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Oil prices were steady on Thursday on mixed market signals ahead of an OPEC meeting in Vienna, which analysts said was not expected to result in restrictions on crude output.
International Brent crude oil futures LCOc1 were trading at $49.77 per barrel at 0200 GMT, up 5c from their last settlement, while U.S. West Texas Intermediate (WTI) crude CLc1 was down 9c at $48.92 a barrel.
The Organization of the Petroleum Exporting Countries (OPEC) is set for another showdown between rivals Saudi Arabia and Iran when it meets on Thursday in the Austrian capital, with Riyadh trying to revive coordinated action or a formal oil output target, but Tehran refusing to cooperate.
“An output ceiling has no benefit to us,” said Iranian Oil Minister Bijan Zanganeh as the country tries to recoup lost market share following the lifting of sanctions against it in January.
Despite rising output by OPEC’s Middle Eastern producers, the group’s overall production has remained largely flat this year, currently standing at 32.5 million barrels per day (bpd), capped by disruptions especially in Nigeria, Libya and Venezuela.
Citi said it expected oil prices to rise above $50 per barrel “in the near future” as attacks on oil infrastructure in Nigeria, power outages and payment issues in Venezuela and chaos in Libya have reined in total OPEC production even as Iran has ramped up harder and faster than expected.
Because of supply disruptions elsewhere, the Middle East’s low cost producers see little reason to restrain output as overall market conditions have improved significantly for them this year.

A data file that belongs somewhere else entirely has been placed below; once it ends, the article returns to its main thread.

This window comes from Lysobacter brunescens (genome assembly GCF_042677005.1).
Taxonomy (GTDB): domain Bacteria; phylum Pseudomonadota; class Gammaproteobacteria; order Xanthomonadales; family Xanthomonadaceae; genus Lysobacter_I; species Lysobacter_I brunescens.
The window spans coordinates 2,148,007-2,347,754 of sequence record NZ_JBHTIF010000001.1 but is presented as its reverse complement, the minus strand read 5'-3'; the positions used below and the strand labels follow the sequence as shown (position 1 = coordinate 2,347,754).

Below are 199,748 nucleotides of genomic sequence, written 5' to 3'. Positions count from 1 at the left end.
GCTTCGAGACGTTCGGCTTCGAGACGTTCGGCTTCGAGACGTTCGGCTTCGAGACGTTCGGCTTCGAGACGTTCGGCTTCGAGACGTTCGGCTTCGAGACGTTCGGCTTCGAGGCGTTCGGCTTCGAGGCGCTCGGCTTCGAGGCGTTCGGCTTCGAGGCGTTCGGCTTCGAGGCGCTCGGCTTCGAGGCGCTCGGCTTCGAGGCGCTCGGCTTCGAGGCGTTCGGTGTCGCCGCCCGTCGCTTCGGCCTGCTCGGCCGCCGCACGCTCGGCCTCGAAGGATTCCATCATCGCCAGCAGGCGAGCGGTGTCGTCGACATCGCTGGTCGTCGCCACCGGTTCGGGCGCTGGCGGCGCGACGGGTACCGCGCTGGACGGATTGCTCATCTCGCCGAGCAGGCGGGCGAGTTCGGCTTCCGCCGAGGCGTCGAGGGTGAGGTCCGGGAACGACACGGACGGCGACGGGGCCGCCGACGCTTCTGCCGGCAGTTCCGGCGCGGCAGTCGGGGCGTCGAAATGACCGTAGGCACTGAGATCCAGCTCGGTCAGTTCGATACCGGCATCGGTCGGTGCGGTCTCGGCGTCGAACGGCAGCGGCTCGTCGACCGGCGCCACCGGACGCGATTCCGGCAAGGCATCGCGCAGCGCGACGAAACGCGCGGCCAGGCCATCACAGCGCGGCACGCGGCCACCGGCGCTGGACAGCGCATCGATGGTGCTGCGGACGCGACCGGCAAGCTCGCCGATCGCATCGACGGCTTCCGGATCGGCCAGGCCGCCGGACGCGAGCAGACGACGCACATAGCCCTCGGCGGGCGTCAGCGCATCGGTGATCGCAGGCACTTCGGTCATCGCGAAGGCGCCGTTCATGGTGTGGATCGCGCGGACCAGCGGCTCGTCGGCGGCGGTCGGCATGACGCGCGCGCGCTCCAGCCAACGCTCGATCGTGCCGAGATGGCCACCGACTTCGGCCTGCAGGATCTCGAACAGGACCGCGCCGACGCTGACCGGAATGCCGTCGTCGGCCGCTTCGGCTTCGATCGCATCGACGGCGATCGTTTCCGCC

“Since January 20, oil prices have almost doubled from near $26 per barrel to almost $50 per barrel, at the same time total OPEC production has increased by around 100,000 bpd, despite heavy outages in Nigeria,” BMI Research said.
“This indicates the strategy championed by Saudi Arabia… to let the oil market balance without intervening, is gradually playing out,” it added.
Despite this, producers are eyeing China’s slowing economy with concern.
“OPEC members will be keeping a close eye on China, with the low factory activity data that has been released possibly signalling a diminishing demand for oil – something that could do real damage to oil prices,” said Mihir Kapadia, CEO at Sun Global Investments.
Car sales in China, an important gauge for gasoline and, by extension, crude oil demand, have also fallen by almost a quarter since the end of 2015 to 2.12 million new registered vehicles in April.
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